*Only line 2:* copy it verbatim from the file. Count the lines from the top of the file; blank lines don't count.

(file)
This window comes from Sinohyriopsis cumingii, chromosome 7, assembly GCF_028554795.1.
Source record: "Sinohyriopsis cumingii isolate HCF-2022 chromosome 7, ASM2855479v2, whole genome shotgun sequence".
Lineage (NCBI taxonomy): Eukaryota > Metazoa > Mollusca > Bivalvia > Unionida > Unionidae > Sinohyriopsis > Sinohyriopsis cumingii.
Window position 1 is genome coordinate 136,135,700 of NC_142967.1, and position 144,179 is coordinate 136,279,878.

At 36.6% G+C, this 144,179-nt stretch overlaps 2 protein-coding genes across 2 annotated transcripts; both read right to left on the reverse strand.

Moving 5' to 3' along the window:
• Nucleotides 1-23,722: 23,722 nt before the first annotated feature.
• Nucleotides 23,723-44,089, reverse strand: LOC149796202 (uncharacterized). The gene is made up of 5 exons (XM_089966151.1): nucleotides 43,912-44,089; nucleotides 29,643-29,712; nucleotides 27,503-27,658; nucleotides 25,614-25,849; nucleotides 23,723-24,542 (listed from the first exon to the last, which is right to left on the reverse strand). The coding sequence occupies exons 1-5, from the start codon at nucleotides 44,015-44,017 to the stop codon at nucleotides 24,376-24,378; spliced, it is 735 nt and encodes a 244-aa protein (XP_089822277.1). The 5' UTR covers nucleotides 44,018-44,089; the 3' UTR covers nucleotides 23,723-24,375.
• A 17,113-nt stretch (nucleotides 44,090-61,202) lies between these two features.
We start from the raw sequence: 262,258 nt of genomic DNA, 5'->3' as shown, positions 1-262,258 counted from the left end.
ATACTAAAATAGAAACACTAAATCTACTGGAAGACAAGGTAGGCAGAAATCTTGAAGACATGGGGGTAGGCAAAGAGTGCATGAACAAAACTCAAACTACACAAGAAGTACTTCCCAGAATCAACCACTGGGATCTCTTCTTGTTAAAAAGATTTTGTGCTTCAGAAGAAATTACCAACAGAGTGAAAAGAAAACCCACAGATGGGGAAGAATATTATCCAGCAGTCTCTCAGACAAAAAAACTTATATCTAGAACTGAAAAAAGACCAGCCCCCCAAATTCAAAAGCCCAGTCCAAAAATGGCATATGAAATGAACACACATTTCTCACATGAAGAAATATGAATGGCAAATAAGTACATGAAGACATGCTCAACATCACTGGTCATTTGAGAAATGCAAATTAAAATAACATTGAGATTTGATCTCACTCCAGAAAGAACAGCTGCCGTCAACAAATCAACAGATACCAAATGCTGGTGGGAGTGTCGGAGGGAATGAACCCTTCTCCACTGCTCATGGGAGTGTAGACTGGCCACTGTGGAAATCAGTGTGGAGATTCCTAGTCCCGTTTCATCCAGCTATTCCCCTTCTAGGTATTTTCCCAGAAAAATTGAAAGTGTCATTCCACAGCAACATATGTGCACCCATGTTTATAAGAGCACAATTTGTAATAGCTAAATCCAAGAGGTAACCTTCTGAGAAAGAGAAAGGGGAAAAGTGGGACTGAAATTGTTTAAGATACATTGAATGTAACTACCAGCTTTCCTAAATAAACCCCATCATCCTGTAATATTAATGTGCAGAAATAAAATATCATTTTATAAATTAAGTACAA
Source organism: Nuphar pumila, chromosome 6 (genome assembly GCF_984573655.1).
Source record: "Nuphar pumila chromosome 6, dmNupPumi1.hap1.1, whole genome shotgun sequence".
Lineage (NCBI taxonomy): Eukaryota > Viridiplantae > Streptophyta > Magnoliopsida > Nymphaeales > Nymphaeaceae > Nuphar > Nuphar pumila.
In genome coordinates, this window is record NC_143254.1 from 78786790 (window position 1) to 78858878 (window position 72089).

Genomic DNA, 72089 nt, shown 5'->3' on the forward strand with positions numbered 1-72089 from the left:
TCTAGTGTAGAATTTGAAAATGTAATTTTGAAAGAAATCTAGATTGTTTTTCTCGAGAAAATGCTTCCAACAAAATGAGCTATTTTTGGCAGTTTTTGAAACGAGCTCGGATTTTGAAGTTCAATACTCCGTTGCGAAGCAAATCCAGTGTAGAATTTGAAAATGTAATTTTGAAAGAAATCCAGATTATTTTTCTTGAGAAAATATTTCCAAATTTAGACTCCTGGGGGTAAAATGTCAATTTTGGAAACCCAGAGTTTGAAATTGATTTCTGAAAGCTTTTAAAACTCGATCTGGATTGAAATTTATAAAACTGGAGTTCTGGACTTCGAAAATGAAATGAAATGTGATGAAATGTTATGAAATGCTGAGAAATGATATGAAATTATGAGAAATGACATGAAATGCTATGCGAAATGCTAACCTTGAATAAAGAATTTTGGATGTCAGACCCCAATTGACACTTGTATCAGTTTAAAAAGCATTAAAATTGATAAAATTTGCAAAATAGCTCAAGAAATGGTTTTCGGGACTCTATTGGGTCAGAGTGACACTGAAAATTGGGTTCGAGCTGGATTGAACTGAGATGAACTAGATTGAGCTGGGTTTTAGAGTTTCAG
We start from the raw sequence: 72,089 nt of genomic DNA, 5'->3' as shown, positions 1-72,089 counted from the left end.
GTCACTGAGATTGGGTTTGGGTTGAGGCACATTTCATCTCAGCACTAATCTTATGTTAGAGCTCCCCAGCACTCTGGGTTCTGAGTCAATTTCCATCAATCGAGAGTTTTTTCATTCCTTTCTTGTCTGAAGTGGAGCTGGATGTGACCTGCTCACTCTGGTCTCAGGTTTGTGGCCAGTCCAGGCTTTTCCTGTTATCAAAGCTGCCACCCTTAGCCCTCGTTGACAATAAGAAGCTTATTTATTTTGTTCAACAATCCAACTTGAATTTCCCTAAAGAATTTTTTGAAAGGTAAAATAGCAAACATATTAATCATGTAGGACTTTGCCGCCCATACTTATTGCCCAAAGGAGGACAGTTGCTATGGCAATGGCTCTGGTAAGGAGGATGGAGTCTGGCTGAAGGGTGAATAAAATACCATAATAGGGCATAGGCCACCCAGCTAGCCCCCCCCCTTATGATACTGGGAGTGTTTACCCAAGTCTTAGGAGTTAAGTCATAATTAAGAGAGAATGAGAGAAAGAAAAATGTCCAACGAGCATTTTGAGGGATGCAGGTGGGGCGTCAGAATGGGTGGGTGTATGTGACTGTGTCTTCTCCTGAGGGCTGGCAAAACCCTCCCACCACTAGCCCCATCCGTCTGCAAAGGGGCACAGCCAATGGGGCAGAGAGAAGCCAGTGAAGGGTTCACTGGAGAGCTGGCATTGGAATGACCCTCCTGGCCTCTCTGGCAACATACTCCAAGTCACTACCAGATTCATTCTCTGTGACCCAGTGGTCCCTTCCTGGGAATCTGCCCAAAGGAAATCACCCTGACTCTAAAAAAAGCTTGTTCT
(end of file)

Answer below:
Source record: "Sinohyriopsis cumingii isolate HCF-2022 chromosome 7, ASM2855479v2, whole genome shotgun sequence".